South Sudan

South Sudanese rival leaders did not hold face-to-face negotiations – rebel spokesperson

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May 10, 2014 (ADDIS ABABA) – South Sudan’s president Salva Kiir and his political rival, Riek Machar, the former vice president who turned rebel leader, did not hold the proposed face-to-face talks in Addis Ababa in order to reach an agreement to end the nearly five-month old conflict in the country, rebels spokesperson revealed on Saturday.  

The two leaders however signed an agreement on Friday, 9 May, in Addis Ababa, to end the crisis in South Sudan in which they also renewed the shaky ceasefire.

Machar’s spokesperson, James Gatdet Dak, told Sudan Tribune on Saturday that the two principals did not hold direct talks as they only responded to the draft agreement prepared by the mediation team who separately consulted with them on the text.

“The two leaders did not hold direct talks. IGAD mediators consulted them separately on the draft agreement. They only met and shook hands during the signing of the roadmap agreement,” Dak explained.

Both the United Nations secretary general, Ban Ki Moon, and the US secretary of state, John Kerry, during their last week visit to South Sudan said the two top leaders would hold direct talks in the Ethiopian capital, Addis Ababa, for the first time in order to agree on the way forward.

Another diplomatic source at the venue of the peace talks told Sudan Tribune that the guideline document was not directly negotiated by president Kiir and rebel leader Machar, but was “imposed on the two leaders by the US government which threatened sanctions against any party that would disagree.”

The document calls on the two parties to “immediately cease all hostile activities within twenty four (24) hours of the signing of this agreement.”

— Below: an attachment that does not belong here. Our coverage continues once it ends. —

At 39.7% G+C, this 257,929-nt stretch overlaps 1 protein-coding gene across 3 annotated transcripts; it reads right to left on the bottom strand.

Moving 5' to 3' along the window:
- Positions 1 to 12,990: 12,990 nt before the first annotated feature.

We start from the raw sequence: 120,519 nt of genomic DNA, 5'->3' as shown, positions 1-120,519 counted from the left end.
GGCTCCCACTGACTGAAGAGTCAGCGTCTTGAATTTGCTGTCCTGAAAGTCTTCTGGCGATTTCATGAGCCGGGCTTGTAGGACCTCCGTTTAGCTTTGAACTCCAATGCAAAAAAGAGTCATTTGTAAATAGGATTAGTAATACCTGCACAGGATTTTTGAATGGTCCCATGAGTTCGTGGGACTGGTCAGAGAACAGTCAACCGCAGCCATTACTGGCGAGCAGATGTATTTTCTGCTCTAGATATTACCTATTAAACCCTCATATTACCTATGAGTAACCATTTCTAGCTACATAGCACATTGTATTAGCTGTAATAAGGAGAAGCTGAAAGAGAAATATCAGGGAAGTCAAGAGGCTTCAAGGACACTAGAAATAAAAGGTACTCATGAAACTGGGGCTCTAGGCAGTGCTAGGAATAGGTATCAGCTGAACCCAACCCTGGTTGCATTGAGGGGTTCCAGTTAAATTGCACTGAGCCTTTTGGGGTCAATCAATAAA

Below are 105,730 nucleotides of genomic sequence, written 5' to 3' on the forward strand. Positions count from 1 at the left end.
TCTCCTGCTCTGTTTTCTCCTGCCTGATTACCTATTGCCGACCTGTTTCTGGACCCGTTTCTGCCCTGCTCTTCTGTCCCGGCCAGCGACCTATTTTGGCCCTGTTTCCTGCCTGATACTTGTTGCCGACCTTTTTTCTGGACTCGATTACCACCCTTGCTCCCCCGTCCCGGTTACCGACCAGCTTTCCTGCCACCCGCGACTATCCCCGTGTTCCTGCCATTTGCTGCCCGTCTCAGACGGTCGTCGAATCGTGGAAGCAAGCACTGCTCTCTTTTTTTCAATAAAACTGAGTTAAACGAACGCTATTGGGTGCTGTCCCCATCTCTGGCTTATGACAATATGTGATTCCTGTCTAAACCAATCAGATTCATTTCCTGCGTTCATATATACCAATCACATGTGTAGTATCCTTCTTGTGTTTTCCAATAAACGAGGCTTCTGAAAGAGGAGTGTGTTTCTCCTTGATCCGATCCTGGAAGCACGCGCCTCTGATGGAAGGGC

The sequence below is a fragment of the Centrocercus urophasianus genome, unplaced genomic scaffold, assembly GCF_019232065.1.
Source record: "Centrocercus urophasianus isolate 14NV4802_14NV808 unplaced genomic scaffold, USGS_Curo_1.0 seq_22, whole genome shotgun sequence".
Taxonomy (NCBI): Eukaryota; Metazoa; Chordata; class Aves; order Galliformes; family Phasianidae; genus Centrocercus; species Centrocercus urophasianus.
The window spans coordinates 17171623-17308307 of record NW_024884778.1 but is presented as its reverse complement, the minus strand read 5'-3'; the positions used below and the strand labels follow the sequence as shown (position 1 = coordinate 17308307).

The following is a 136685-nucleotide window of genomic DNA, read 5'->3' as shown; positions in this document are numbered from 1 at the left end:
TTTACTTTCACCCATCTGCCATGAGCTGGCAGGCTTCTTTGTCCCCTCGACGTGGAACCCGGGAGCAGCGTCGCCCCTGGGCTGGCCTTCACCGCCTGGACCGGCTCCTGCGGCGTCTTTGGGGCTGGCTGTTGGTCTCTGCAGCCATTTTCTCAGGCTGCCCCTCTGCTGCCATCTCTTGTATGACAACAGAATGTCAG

They also “agree that a transitional government of national unity will offer the best chance for the people of South Sudan to take the country forward; and that such a government shall oversee government functions during a transitional period, implement critical reforms as negotiated through the peace process, oversee a permanent constitution process, and guide the country to new election.”

Dak said the document serves as a roadmap for future negotiations, not only between the two warring parties, but also with inclusion of other South Sudanese stakeholders.

“The two parties with the participation of other South Sudanese stakeholders will continue to negotiate on future governance in the country. A transitional government shall be formed as a product of a negotiated political settlement in order to implement that future agreement,” he further said.

The rebel group has been calling for restructuring of the state based on a political agreement and a federal constitution before formation of a transitional government.

The government however wanted a permanent ceasefire first followed by a power-sharing arrangement with the rebels.

The two parties on 23 January signed an agreement of cessation of hostilities but accused each other of violating the agreement as their forces continued to fight.

Without effective independent monitoring and evaluation system of the two rival forces on the ground, analysts say it may be difficult to respect the ceasefire or determine violators.